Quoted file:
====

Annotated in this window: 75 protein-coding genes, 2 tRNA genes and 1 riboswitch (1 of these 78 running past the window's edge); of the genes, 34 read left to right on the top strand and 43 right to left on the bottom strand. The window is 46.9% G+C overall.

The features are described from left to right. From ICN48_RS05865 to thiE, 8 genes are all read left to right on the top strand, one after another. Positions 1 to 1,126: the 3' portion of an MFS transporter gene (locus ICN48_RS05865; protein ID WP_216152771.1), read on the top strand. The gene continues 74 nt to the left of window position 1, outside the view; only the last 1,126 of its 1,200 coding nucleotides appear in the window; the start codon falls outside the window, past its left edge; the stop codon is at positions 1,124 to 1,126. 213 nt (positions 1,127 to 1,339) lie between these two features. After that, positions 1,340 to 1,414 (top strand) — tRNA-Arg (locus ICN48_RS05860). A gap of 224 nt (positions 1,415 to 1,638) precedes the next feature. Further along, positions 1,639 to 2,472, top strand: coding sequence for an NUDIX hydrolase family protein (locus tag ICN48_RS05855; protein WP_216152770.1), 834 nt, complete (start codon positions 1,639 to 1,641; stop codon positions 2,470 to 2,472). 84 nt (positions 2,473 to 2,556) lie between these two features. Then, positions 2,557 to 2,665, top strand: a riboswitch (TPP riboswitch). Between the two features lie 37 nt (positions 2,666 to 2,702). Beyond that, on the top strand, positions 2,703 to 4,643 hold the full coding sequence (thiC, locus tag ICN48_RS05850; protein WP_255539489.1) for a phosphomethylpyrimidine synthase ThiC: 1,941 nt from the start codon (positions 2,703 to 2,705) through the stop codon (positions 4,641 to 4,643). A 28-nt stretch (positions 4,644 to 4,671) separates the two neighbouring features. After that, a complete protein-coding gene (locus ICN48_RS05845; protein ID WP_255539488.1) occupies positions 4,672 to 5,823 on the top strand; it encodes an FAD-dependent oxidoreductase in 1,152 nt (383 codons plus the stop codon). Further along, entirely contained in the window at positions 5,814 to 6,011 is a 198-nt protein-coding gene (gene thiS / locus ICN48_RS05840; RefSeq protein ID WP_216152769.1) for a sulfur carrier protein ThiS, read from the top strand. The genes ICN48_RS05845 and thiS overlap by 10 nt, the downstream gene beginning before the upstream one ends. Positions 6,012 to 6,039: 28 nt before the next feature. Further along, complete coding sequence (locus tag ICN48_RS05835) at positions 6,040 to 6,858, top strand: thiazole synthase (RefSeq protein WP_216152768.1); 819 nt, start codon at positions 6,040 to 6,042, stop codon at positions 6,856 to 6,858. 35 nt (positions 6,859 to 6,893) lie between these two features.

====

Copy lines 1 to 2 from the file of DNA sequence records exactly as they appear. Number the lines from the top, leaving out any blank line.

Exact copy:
Annotated in this window: 75 protein-coding genes, 2 tRNA genes and 1 riboswitch (1 of these 78 running past the window's edge); of the genes, 34 read left to right on the top strand and 43 right to left on the bottom strand. The window is 46.9% G+C overall.

The features are described from left to right. From ICN48_RS05865 to thiE, 8 genes are all read left to right on the top strand, one after another. Positions 1 to 1,126: the 3' portion of an MFS transporter gene (locus ICN48_RS05865; protein ID WP_216152771.1), read on the top strand. The gene continues 74 nt to the left of window position 1, outside the view; only the last 1,126 of its 1,200 coding nucleotides appear in the window; the start codon falls outside the window, past its left edge; the stop codon is at positions 1,124 to 1,126. 213 nt (positions 1,127 to 1,339) lie between these two features. After that, positions 1,340 to 1,414 (top strand) — tRNA-Arg (locus ICN48_RS05860). A gap of 224 nt (positions 1,415 to 1,638) precedes the next feature. Further along, positions 1,639 to 2,472, top strand: coding sequence for an NUDIX hydrolase family protein (locus tag ICN48_RS05855; protein WP_216152770.1), 834 nt, complete (start codon positions 1,639 to 1,641; stop codon positions 2,470 to 2,472). 84 nt (positions 2,473 to 2,556) lie between these two features. Then, positions 2,557 to 2,665, top strand: a riboswitch (TPP riboswitch). Between the two features lie 37 nt (positions 2,666 to 2,702). Beyond that, on the top strand, positions 2,703 to 4,643 hold the full coding sequence (thiC, locus tag ICN48_RS05850; protein WP_255539489.1) for a phosphomethylpyrimidine synthase ThiC: 1,941 nt from the start codon (positions 2,703 to 2,705) through the stop codon (positions 4,641 to 4,643). A 28-nt stretch (positions 4,644 to 4,671) separates the two neighbouring features. After that, a complete protein-coding gene (locus ICN48_RS05845; protein ID WP_255539488.1) occupies positions 4,672 to 5,823 on the top strand; it encodes an FAD-dependent oxidoreductase in 1,152 nt (383 codons plus the stop codon). Further along, entirely contained in the window at positions 5,814 to 6,011 is a 198-nt protein-coding gene (gene thiS / locus ICN48_RS05840; RefSeq protein ID WP_216152769.1) for a sulfur carrier protein ThiS, read from the top strand. The genes ICN48_RS05845 and thiS overlap by 10 nt, the downstream gene beginning before the upstream one ends. Positions 6,012 to 6,039: 28 nt before the next feature. Further along, complete coding sequence (locus tag ICN48_RS05835) at positions 6,040 to 6,858, top strand: thiazole synthase (RefSeq protein WP_216152768.1); 819 nt, start codon at positions 6,040 to 6,042, stop codon at positions 6,856 to 6,858. 35 nt (positions 6,859 to 6,893) lie between these two features.